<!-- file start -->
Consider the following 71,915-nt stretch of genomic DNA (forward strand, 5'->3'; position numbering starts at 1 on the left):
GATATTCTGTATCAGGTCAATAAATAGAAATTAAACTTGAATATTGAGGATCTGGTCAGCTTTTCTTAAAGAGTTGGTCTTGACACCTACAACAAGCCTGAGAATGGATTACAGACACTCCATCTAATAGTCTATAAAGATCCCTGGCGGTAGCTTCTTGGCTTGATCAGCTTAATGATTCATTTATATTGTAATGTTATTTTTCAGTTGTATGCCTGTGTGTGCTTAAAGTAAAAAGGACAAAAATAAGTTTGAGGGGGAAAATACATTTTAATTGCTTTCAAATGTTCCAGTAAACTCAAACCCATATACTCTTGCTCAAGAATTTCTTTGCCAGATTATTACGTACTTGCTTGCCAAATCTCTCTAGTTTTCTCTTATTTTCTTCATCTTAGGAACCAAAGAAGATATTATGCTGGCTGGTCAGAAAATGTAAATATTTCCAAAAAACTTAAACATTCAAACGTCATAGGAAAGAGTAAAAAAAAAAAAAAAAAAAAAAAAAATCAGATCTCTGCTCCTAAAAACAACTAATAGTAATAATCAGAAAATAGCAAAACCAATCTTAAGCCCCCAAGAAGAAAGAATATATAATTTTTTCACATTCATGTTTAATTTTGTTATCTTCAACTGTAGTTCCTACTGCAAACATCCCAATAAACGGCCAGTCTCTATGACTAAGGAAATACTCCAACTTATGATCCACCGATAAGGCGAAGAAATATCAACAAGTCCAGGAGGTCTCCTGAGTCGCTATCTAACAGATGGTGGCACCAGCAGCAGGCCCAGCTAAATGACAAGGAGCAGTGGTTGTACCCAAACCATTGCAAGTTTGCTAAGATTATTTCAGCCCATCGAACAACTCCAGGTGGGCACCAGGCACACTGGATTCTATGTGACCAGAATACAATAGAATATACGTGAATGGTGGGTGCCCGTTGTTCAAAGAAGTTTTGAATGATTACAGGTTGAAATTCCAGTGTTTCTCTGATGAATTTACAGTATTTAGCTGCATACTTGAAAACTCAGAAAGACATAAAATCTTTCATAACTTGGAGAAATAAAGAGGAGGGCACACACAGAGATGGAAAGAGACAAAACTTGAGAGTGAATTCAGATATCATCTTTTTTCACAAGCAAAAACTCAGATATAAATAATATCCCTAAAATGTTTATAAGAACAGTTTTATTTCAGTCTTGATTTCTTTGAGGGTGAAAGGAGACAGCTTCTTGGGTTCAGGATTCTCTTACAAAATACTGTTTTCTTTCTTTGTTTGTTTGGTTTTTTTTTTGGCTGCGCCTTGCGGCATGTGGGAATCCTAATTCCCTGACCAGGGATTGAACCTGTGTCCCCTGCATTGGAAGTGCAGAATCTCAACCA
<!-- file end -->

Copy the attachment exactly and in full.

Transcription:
Consider the following 71,915-nt stretch of genomic DNA (forward strand, 5'->3'; position numbering starts at 1 on the left):
GATATTCTGTATCAGGTCAATAAATAGAAATTAAACTTGAATATTGAGGATCTGGTCAGCTTTTCTTAAAGAGTTGGTCTTGACACCTACAACAAGCCTGAGAATGGATTACAGACACTCCATCTAATAGTCTATAAAGATCCCTGGCGGTAGCTTCTTGGCTTGATCAGCTTAATGATTCATTTATATTGTAATGTTATTTTTCAGTTGTATGCCTGTGTGTGCTTAAAGTAAAAAGGACAAAAATAAGTTTGAGGGGGAAAATACATTTTAATTGCTTTCAAATGTTCCAGTAAACTCAAACCCATATACTCTTGCTCAAGAATTTCTTTGCCAGATTATTACGTACTTGCTTGCCAAATCTCTCTAGTTTTCTCTTATTTTCTTCATCTTAGGAACCAAAGAAGATATTATGCTGGCTGGTCAGAAAATGTAAATATTTCCAAAAAACTTAAACATTCAAACGTCATAGGAAAGAGTAAAAAAAAAAAAAAAAAAAAAAAAAATCAGATCTCTGCTCCTAAAAACAACTAATAGTAATAATCAGAAAATAGCAAAACCAATCTTAAGCCCCCAAGAAGAAAGAATATATAATTTTTTCACATTCATGTTTAATTTTGTTATCTTCAACTGTAGTTCCTACTGCAAACATCCCAATAAACGGCCAGTCTCTATGACTAAGGAAATACTCCAACTTATGATCCACCGATAAGGCGAAGAAATATCAACAAGTCCAGGAGGTCTCCTGAGTCGCTATCTAACAGATGGTGGCACCAGCAGCAGGCCCAGCTAAATGACAAGGAGCAGTGGTTGTACCCAAACCATTGCAAGTTTGCTAAGATTATTTCAGCCCATCGAACAACTCCAGGTGGGCACCAGGCACACTGGATTCTATGTGACCAGAATACAATAGAATATACGTGAATGGTGGGTGCCCGTTGTTCAAAGAAGTTTTGAATGATTACAGGTTGAAATTCCAGTGTTTCTCTGATGAATTTACAGTATTTAGCTGCATACTTGAAAACTCAGAAAGACATAAAATCTTTCATAACTTGGAGAAATAAAGAGGAGGGCACACACAGAGATGGAAAGAGACAAAACTTGAGAGTGAATTCAGATATCATCTTTTTTCACAAGCAAAAACTCAGATATAAATAATATCCCTAAAATGTTTATAAGAACAGTTTTATTTCAGTCTTGATTTCTTTGAGGGTGAAAGGAGACAGCTTCTTGGGTTCAGGATTCTCTTACAAAATACTGTTTTCTTTCTTTGTTTGTTTGGTTTTTTTTTTGGCTGCGCCTTGCGGCATGTGGGAATCCTAATTCCCTGACCAGGGATTGAACCTGTGTCCCCTGCATTGGAAGTGCAGAATCTCAACCA